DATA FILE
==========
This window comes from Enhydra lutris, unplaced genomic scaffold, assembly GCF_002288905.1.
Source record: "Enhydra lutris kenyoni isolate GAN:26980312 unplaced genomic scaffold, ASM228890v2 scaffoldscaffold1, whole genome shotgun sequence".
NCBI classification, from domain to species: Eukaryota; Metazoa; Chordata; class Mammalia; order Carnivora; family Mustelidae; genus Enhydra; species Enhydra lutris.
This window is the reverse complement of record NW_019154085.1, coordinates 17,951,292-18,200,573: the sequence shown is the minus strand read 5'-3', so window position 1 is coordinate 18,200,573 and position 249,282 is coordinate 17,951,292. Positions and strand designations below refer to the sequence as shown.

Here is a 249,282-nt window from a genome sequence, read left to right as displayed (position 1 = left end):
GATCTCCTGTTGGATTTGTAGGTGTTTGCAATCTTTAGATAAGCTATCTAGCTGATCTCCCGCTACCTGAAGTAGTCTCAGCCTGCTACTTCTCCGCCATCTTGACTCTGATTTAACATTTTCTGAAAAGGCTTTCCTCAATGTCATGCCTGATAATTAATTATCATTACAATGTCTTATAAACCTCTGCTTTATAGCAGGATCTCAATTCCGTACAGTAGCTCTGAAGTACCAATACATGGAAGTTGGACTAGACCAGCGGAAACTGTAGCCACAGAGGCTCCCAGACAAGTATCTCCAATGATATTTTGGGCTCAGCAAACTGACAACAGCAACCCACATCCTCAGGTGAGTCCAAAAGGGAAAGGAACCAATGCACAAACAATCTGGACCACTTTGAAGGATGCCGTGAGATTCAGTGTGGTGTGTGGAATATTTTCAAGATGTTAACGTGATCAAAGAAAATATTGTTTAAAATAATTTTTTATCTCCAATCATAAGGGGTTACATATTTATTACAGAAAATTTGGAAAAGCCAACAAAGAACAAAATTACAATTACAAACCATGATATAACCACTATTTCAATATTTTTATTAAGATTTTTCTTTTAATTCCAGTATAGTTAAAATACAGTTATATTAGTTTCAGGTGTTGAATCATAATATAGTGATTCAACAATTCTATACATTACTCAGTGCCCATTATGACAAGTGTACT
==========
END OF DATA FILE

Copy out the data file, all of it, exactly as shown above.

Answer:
This window comes from Enhydra lutris, unplaced genomic scaffold, assembly GCF_002288905.1.
Source record: "Enhydra lutris kenyoni isolate GAN:26980312 unplaced genomic scaffold, ASM228890v2 scaffoldscaffold1, whole genome shotgun sequence".
NCBI classification, from domain to species: Eukaryota; Metazoa; Chordata; class Mammalia; order Carnivora; family Mustelidae; genus Enhydra; species Enhydra lutris.
This window is the reverse complement of record NW_019154085.1, coordinates 17,951,292-18,200,573: the sequence shown is the minus strand read 5'-3', so window position 1 is coordinate 18,200,573 and position 249,282 is coordinate 17,951,292. Positions and strand designations below refer to the sequence as shown.

Here is a 249,282-nt window from a genome sequence, read left to right as displayed (position 1 = left end):
GATCTCCTGTTGGATTTGTAGGTGTTTGCAATCTTTAGATAAGCTATCTAGCTGATCTCCCGCTACCTGAAGTAGTCTCAGCCTGCTACTTCTCCGCCATCTTGACTCTGATTTAACATTTTCTGAAAAGGCTTTCCTCAATGTCATGCCTGATAATTAATTATCATTACAATGTCTTATAAACCTCTGCTTTATAGCAGGATCTCAATTCCGTACAGTAGCTCTGAAGTACCAATACATGGAAGTTGGACTAGACCAGCGGAAACTGTAGCCACAGAGGCTCCCAGACAAGTATCTCCAATGATATTTTGGGCTCAGCAAACTGACAACAGCAACCCACATCCTCAGGTGAGTCCAAAAGGGAAAGGAACCAATGCACAAACAATCTGGACCACTTTGAAGGATGCCGTGAGATTCAGTGTGGTGTGTGGAATATTTTCAAGATGTTAACGTGATCAAAGAAAATATTGTTTAAAATAATTTTTTATCTCCAATCATAAGGGGTTACATATTTATTACAGAAAATTTGGAAAAGCCAACAAAGAACAAAATTACAATTACAAACCATGATATAACCACTATTTCAATATTTTTATTAAGATTTTTCTTTTAATTCCAGTATAGTTAAAATACAGTTATATTAGTTTCAGGTGTTGAATCATAATATAGTGATTCAACAATTCTATACATTACTCAGTGCCCATTATGACAAGTGTACT